Be Local: One of radio’s true strengths is our ability to be local and make a real connection with the community we serve. That may look and sound different from market to market, and could be as simple as reading birthdays on the air or as complicated as running a mayoral debate live on the air. With radio becoming more interactive via websites, social media and by maximizing our terrestrial opportunities, we have a real opportunity to be the local “go-to” medium. Radio can react quicker than any other medium when something happens in a local market. We can have reporters on the ground, or staff covering an event within moments. Technology is helping to make this “instant response” an easier, more cost effective proposition. Have you seen the new Tieline application that is available for the iPhone? It instantly allows a reporter in the field to go live to air! Newspapers are now shooting video and television is becoming more nimble and portable in the way they cover events. Are we as an industry allowing the “local” benefit to slip away by using technology in ways that will harm us in the long term? Radio cannot be all things to all people and market size and the economy may play a part in what can be done, but radio needs to be looking at ways to get back the local ground that we may have given up and then tap into the social media tools to drive tuning to local radio.
Improve the Image of Radio: Why not create a national radio campaign promoting radio’s strengths and consumer benefits? Radio reaches almost every Canadian in any given week, so let’s take advantage of that reach. But one word of caution, as with any campaign we need to make sure we get the message right. I saw a failed attempt of this idea a few years ago when a campaign was run called “Remember Your Radio.” This was a series of radio spots (complete with a catchy jingle), newspaper, and billboards that encouraged consumers to take their radio with them to work or play. But it was unsuccessful because it did not connect emotionally and it didn’t communicate any real benefits. So, let’s get together and create a powerful radio campaign that focuses on promoting the benefits of radio in Canada. Perhaps this could be something that the newly formed CARB organization could champion.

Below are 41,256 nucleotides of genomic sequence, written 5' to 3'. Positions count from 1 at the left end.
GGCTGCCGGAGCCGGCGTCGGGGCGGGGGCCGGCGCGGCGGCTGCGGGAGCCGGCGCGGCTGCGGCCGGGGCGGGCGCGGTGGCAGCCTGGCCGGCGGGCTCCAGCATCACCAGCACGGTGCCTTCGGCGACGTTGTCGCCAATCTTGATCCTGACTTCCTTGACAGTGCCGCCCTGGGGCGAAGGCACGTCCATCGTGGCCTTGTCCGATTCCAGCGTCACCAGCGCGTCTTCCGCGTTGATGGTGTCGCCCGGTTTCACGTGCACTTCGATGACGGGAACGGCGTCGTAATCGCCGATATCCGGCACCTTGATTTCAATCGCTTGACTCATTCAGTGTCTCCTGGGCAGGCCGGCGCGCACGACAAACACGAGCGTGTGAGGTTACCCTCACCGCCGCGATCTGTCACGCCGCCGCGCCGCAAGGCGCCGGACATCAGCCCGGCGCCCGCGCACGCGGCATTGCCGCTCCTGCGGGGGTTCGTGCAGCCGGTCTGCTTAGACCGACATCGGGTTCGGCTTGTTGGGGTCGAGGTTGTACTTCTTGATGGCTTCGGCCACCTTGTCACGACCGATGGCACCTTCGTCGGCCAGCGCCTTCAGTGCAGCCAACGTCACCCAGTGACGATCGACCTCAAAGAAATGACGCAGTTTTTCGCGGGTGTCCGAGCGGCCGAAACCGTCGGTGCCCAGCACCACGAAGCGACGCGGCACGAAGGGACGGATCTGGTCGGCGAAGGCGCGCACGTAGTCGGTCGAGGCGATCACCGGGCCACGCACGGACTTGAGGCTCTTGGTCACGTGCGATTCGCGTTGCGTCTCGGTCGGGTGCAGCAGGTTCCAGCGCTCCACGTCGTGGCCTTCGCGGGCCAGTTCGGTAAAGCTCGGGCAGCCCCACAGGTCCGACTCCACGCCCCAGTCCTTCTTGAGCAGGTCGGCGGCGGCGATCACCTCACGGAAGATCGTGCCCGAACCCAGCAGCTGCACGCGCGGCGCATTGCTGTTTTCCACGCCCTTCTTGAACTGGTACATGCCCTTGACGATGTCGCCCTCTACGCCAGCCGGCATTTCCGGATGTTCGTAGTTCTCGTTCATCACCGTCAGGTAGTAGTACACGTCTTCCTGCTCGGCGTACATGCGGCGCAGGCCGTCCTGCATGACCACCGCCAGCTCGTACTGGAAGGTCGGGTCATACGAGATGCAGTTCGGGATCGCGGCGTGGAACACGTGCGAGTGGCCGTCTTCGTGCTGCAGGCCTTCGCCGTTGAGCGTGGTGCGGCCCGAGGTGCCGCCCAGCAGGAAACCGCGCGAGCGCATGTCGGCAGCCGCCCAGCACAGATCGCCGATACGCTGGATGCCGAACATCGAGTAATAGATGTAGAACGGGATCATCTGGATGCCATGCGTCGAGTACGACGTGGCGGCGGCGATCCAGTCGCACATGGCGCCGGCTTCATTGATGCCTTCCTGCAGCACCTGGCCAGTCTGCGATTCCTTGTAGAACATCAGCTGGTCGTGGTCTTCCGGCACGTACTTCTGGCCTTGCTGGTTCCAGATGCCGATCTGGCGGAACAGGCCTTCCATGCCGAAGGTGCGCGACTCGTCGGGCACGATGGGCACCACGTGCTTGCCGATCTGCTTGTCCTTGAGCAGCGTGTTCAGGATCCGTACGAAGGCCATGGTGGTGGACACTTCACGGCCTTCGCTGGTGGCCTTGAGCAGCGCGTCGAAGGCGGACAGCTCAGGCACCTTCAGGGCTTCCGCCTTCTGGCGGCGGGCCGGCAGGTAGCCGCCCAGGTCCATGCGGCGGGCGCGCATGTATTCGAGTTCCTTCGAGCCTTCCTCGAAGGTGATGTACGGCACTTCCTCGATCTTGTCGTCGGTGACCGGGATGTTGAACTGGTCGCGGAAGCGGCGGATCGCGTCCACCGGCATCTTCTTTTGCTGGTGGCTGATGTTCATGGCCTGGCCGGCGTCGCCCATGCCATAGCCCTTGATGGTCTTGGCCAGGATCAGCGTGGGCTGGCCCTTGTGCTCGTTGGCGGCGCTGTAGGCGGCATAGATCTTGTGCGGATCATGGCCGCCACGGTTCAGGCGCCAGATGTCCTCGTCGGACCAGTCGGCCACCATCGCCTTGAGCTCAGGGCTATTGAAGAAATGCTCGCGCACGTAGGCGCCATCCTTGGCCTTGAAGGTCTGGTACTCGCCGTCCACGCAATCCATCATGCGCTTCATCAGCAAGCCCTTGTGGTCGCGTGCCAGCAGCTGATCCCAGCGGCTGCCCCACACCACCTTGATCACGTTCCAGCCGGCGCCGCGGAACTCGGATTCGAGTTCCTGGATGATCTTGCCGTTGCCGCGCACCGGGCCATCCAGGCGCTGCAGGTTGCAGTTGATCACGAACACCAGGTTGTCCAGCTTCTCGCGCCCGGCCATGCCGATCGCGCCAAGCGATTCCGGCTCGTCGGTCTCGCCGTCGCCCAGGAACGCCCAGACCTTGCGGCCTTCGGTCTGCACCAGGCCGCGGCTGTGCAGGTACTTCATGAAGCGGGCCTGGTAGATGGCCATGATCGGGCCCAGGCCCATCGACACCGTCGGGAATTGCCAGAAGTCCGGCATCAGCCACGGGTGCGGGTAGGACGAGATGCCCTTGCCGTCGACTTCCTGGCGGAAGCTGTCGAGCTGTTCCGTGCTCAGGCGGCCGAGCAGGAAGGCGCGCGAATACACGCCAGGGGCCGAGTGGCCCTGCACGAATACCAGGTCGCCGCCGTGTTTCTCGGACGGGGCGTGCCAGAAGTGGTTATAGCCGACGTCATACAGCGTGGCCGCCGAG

Conclusion: Radio needs to play to its strengths and focus on content and delivery systems. It provides a strong quality signal to a large geographical area, while at the same time is personal and relevant to the listener. My goal in writing this article is to get broadcasters to think outside the box and do things to improve our product and the end user experience. I welcome your feedback and ideas on the matter. Feel free to pass along your thoughts via email at firstname.lastname@example.org or toll free at 1-866-332-1331.